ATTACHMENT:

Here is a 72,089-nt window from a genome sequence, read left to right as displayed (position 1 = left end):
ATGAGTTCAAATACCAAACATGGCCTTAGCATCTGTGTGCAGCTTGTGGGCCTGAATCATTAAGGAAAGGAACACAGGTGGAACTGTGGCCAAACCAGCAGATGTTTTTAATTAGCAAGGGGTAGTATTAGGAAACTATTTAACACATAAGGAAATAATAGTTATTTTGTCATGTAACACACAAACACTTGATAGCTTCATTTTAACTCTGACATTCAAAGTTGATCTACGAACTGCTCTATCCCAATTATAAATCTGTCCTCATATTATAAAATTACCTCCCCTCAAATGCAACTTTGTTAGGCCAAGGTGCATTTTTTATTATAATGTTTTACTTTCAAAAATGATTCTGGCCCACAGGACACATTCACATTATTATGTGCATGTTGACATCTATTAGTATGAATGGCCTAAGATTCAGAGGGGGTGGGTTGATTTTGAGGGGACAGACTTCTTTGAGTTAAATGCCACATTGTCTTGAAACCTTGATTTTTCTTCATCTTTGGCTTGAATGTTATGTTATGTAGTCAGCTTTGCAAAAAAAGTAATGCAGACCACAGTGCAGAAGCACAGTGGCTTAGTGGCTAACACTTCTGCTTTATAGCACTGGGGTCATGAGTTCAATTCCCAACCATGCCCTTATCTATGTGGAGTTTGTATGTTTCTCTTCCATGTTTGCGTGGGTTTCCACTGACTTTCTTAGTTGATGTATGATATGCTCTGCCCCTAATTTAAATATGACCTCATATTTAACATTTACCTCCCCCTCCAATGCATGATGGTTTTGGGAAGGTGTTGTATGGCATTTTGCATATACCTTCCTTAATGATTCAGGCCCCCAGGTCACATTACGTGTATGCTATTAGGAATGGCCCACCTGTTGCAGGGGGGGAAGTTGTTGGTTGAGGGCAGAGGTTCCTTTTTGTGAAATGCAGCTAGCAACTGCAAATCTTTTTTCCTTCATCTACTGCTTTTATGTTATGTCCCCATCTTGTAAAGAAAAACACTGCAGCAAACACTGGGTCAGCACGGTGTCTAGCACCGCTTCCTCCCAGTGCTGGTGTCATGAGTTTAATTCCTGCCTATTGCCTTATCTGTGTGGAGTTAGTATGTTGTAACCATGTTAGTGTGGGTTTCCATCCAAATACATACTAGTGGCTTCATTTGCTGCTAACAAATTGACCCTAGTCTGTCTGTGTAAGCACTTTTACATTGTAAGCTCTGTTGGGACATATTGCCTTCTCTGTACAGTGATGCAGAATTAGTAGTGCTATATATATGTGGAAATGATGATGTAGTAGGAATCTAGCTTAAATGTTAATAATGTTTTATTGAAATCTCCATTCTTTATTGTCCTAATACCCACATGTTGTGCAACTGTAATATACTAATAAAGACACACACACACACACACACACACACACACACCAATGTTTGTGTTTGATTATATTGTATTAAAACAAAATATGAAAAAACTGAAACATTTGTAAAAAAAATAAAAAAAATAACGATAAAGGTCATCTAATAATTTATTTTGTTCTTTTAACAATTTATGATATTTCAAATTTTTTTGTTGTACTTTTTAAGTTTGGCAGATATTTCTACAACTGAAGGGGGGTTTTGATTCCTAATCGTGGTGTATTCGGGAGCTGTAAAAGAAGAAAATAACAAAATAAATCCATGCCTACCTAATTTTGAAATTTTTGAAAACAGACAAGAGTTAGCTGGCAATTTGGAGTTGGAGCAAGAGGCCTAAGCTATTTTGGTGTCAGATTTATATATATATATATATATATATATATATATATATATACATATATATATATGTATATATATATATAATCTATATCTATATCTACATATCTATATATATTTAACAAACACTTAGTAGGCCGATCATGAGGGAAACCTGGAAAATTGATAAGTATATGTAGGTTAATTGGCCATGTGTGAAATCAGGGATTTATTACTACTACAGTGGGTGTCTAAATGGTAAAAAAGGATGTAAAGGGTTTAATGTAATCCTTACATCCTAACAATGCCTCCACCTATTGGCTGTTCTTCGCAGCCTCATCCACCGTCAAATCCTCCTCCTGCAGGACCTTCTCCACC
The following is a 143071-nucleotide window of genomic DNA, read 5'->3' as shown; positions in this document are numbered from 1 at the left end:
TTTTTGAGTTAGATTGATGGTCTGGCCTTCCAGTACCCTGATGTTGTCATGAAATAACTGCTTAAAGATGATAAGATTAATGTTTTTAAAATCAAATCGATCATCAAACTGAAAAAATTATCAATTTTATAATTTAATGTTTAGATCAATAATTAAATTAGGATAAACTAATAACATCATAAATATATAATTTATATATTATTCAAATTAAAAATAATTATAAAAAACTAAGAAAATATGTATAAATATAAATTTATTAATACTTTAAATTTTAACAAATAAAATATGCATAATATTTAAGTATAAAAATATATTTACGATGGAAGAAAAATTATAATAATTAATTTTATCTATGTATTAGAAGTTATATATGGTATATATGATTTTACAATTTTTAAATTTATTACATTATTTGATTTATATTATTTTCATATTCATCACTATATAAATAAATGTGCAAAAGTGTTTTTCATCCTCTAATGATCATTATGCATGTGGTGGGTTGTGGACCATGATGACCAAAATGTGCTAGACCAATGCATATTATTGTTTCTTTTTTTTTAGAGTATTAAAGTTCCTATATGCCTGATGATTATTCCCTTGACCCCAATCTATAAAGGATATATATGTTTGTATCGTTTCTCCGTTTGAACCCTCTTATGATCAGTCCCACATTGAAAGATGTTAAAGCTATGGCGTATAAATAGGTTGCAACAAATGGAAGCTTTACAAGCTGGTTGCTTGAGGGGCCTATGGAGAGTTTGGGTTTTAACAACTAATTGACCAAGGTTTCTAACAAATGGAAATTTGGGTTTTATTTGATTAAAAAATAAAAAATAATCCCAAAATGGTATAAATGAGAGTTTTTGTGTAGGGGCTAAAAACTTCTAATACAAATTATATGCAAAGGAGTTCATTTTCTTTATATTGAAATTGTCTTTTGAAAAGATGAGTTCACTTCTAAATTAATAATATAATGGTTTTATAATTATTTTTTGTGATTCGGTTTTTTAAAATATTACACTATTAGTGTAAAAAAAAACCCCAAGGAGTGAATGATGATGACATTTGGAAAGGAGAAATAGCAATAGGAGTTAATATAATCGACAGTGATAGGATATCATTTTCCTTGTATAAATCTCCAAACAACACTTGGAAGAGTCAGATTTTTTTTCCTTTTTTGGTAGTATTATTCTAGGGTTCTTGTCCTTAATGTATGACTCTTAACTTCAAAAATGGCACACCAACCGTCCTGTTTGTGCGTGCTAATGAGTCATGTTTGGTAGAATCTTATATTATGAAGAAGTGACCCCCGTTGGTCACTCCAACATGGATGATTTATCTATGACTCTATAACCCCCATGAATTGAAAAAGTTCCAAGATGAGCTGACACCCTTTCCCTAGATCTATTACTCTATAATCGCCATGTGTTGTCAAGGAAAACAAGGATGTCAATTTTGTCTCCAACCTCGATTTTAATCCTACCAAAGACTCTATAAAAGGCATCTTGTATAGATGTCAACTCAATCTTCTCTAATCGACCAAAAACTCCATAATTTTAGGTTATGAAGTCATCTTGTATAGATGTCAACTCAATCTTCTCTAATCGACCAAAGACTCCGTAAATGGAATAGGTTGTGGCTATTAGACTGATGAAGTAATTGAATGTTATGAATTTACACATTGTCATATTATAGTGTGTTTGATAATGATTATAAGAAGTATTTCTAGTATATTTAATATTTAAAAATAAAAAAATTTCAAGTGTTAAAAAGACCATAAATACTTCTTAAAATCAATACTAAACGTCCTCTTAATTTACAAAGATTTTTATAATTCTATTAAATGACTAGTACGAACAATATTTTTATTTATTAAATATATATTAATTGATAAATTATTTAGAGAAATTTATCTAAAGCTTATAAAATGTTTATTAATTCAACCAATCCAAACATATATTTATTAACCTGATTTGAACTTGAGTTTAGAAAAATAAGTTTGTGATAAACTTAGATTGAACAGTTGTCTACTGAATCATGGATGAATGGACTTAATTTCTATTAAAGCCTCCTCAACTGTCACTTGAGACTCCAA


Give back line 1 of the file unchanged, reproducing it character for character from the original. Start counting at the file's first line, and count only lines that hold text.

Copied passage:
Here is a 72,089-nt window from a genome sequence, read left to right as displayed (position 1 = left end):